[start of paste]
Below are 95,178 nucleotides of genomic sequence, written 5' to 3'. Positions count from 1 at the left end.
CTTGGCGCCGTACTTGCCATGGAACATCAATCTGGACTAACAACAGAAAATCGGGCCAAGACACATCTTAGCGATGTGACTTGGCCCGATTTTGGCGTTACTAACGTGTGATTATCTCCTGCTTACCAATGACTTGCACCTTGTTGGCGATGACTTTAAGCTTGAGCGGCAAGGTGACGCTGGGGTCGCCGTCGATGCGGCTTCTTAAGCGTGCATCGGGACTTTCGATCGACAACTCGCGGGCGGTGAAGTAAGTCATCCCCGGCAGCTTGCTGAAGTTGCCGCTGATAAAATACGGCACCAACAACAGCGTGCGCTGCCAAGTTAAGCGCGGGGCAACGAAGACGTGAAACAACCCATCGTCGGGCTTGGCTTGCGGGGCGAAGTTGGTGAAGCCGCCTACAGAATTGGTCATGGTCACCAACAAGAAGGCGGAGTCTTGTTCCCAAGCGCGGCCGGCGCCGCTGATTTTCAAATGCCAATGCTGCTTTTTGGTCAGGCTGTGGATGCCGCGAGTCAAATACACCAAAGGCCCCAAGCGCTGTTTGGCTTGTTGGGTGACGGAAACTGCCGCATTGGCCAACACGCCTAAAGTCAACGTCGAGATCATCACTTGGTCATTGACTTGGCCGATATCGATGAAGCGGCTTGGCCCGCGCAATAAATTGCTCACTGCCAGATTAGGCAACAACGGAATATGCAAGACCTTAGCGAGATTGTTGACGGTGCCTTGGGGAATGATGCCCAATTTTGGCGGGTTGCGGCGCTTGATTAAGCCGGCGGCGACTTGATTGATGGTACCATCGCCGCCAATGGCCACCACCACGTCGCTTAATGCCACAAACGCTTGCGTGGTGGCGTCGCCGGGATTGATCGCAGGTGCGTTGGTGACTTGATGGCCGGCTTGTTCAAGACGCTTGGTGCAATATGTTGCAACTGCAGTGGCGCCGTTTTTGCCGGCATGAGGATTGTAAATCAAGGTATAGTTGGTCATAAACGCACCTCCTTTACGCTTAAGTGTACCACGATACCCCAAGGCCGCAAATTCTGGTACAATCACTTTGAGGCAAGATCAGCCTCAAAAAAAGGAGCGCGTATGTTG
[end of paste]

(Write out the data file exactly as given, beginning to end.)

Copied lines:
Below are 95,178 nucleotides of genomic sequence, written 5' to 3'. Positions count from 1 at the left end.
CTTGGCGCCGTACTTGCCATGGAACATCAATCTGGACTAACAACAGAAAATCGGGCCAAGACACATCTTAGCGATGTGACTTGGCCCGATTTTGGCGTTACTAACGTGTGATTATCTCCTGCTTACCAATGACTTGCACCTTGTTGGCGATGACTTTAAGCTTGAGCGGCAAGGTGACGCTGGGGTCGCCGTCGATGCGGCTTCTTAAGCGTGCATCGGGACTTTCGATCGACAACTCGCGGGCGGTGAAGTAAGTCATCCCCGGCAGCTTGCTGAAGTTGCCGCTGATAAAATACGGCACCAACAACAGCGTGCGCTGCCAAGTTAAGCGCGGGGCAACGAAGACGTGAAACAACCCATCGTCGGGCTTGGCTTGCGGGGCGAAGTTGGTGAAGCCGCCTACAGAATTGGTCATGGTCACCAACAAGAAGGCGGAGTCTTGTTCCCAAGCGCGGCCGGCGCCGCTGATTTTCAAATGCCAATGCTGCTTTTTGGTCAGGCTGTGGATGCCGCGAGTCAAATACACCAAAGGCCCCAAGCGCTGTTTGGCTTGTTGGGTGACGGAAACTGCCGCATTGGCCAACACGCCTAAAGTCAACGTCGAGATCATCACTTGGTCATTGACTTGGCCGATATCGATGAAGCGGCTTGGCCCGCGCAATAAATTGCTCACTGCCAGATTAGGCAACAACGGAATATGCAAGACCTTAGCGAGATTGTTGACGGTGCCTTGGGGAATGATGCCCAATTTTGGCGGGTTGCGGCGCTTGATTAAGCCGGCGGCGACTTGATTGATGGTACCATCGCCGCCAATGGCCACCACCACGTCGCTTAATGCCACAAACGCTTGCGTGGTGGCGTCGCCGGGATTGATCGCAGGTGCGTTGGTGACTTGATGGCCGGCTTGTTCAAGACGCTTGGTGCAATATGTTGCAACTGCAGTGGCGCCGTTTTTGCCGGCATGAGGATTGTAAATCAAGGTATAGTTGGTCATAAACGCACCTCCTTTACGCTTAAGTGTACCACGATACCCCAAGGCCGCAAATTCTGGTACAATCACTTTGAGGCAAGATCAGCCTCAAAAAAAGGAGCGCGTATGTTG